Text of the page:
# Energy Efficiency - Data Centers

I was reasoning from the analogy that an incandescent bulb is less efficient than a LED bulb because more it generates more heat - more of the electricity goes into the infrared spectrum than the useful visible spectrum. Similar to the way that an electric motor is more efficient than a combustion engine.

It is overwhelmingly disposed of as heat, even all useful work. The amount of energy leaving a DC in fiber cables, etc is perhaps a millionth of one percent.

Even in your lightbulb example, if the light is used inside a room, it gets turned back into heat once it hits the walls.

So in a closed system, it’s all heat.

Now, power is lost before it can be used for compute/routing, mostly in power conversions. Of which there are many in most DCs. Companies like Facebook and Amazon have done a lot of work to remove excess power conversion steps, to chase better PUE (Power Unit Efficiency) and get more electricity to the computers before losing it as excess heat in voltage conversions. There’s still room for improvement here, and the power wasted here goes directly to heat before doing any other useful work.

Source: I have a C-20 HVAC license and own and operate 2 datacenters.

-Ben.

No doubt. Not trying to repeal the second law of thermodynamics.

I visited Boltzman’s grave in Vienna and this equation was on it: S=k*logW. Would not want to disturb his sleep.

Still, you should not look at how much heat you get, but how much
utility you get. Which for a lighting source would be measured in
lumens within the visible spectrum.

If you put in 300 watt of electricity into a computer server, you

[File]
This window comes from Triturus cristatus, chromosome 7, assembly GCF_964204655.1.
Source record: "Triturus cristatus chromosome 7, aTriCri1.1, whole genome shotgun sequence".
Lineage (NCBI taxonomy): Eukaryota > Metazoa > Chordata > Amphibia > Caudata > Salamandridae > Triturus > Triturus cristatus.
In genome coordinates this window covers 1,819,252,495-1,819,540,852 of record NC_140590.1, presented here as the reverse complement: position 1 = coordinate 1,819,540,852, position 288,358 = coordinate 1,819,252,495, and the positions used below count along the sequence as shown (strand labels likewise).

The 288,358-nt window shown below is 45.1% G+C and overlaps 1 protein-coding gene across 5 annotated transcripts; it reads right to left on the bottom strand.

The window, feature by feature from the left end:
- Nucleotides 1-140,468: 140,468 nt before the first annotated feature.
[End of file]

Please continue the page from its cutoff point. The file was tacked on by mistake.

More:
will get somewhere between 290 and 299 watts of heat from the server
itself. The second largest power output will be the kinetic energy
of the air the fans in the server pushes; I'm guestimating that to
be somewhere between 1 and 10 watts (and thus my uncertainty of the
direct heat output above). Then you get maybe 0.1 watts of sound
energy (noise) and other vibrations in the rack. And finally, less
than 0.01 watts of light in the network fibers from the server
(assuming dual 40G or dual 100G network connections, i.e. 8 lasers).

Every microwatt of electricity put into the server in order to toggle
bits, keeping bits at their current value, transporting bits within
and between CPU, RAM, motherboard, disks, and so on, will turn into
heat *before* leaving the server. The only exception being the light
put into the network fibers, and that will be less than 10 milliwatts
for a server.

All inefficiencies in power supplies, power regulators, fans, and
other stuff in the server, will become heat, within the server.

So your estimate of 60% heat, i.e. 40% *non*-heat, is off by at
least a factor ten. And the majority of the kinetic energy of
the air pushed by the server will have turned into heat after just
a few meters...

So, if you look at how much heat is given off by a server compared
to how much power is put into it, then it is 99.99% inefficient.

But that's just the wrong way to look at it.

In a lighting source, you can measure the amount of visible light
given off in watts. In an engine (electrical, combustion or other-
wise), you can measure the amount of output in watts. So in those
cases, efficiency can be measured in percent, as the input and the
output are measured in the same units (watts).

But often a light source is better measured in lumens, not watts.
Sometimes, the torque, measured in Newton-meters, is more relevant
for an engine. Or thrust, measured in Newtons, for a rocket engine.
Then, dividing the input (W) with the output (lm, Nm, N) does not
give a percentage.

Similarly, the relevant output of a computer is not measured in
watts, but in FLOPS, database transactions/second, or web pages
served per hour.

Basically, the only time the amount of heat given off by a computer
is relevant, is when you are designing and dimensioning the cooling
system. And then the answer is always "exactly as much as the power
you put *into* the computer".

/Bellman